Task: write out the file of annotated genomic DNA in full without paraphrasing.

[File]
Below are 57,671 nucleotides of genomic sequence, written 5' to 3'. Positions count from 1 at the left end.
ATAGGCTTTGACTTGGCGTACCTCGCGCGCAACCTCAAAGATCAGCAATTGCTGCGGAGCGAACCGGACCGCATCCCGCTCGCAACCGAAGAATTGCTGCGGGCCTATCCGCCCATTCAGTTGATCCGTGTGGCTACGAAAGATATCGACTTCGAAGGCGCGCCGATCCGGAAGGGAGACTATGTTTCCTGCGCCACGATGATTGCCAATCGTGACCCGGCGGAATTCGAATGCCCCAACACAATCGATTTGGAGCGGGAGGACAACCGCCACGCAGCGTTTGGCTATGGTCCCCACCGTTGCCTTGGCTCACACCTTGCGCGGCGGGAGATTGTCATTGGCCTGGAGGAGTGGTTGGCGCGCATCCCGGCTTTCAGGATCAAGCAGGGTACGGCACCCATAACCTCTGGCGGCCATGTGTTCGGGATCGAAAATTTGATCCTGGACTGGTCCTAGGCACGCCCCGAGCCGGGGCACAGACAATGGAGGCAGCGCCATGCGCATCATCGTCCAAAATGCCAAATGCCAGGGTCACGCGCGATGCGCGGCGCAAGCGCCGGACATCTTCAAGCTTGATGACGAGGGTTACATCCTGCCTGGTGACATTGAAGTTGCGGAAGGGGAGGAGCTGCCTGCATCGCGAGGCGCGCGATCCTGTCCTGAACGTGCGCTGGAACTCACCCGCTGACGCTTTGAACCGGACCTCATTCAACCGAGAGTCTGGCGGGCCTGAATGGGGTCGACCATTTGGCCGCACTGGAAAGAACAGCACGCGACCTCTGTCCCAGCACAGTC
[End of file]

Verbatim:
Below are 57,671 nucleotides of genomic sequence, written 5' to 3'. Positions count from 1 at the left end.
ATAGGCTTTGACTTGGCGTACCTCGCGCGCAACCTCAAAGATCAGCAATTGCTGCGGAGCGAACCGGACCGCATCCCGCTCGCAACCGAAGAATTGCTGCGGGCCTATCCGCCCATTCAGTTGATCCGTGTGGCTACGAAAGATATCGACTTCGAAGGCGCGCCGATCCGGAAGGGAGACTATGTTTCCTGCGCCACGATGATTGCCAATCGTGACCCGGCGGAATTCGAATGCCCCAACACAATCGATTTGGAGCGGGAGGACAACCGCCACGCAGCGTTTGGCTATGGTCCCCACCGTTGCCTTGGCTCACACCTTGCGCGGCGGGAGATTGTCATTGGCCTGGAGGAGTGGTTGGCGCGCATCCCGGCTTTCAGGATCAAGCAGGGTACGGCACCCATAACCTCTGGCGGCCATGTGTTCGGGATCGAAAATTTGATCCTGGACTGGTCCTAGGCACGCCCCGAGCCGGGGCACAGACAATGGAGGCAGCGCCATGCGCATCATCGTCCAAAATGCCAAATGCCAGGGTCACGCGCGATGCGCGGCGCAAGCGCCGGACATCTTCAAGCTTGATGACGAGGGTTACATCCTGCCTGGTGACATTGAAGTTGCGGAAGGGGAGGAGCTGCCTGCATCGCGAGGCGCGCGATCCTGTCCTGAACGTGCGCTGGAACTCACCCGCTGACGCTTTGAACCGGACCTCATTCAACCGAGAGTCTGGCGGGCCTGAATGGGGTCGACCATTTGGCCGCACTGGAAAGAACAGCACGCGACCTCTGTCCCAGCACAGTC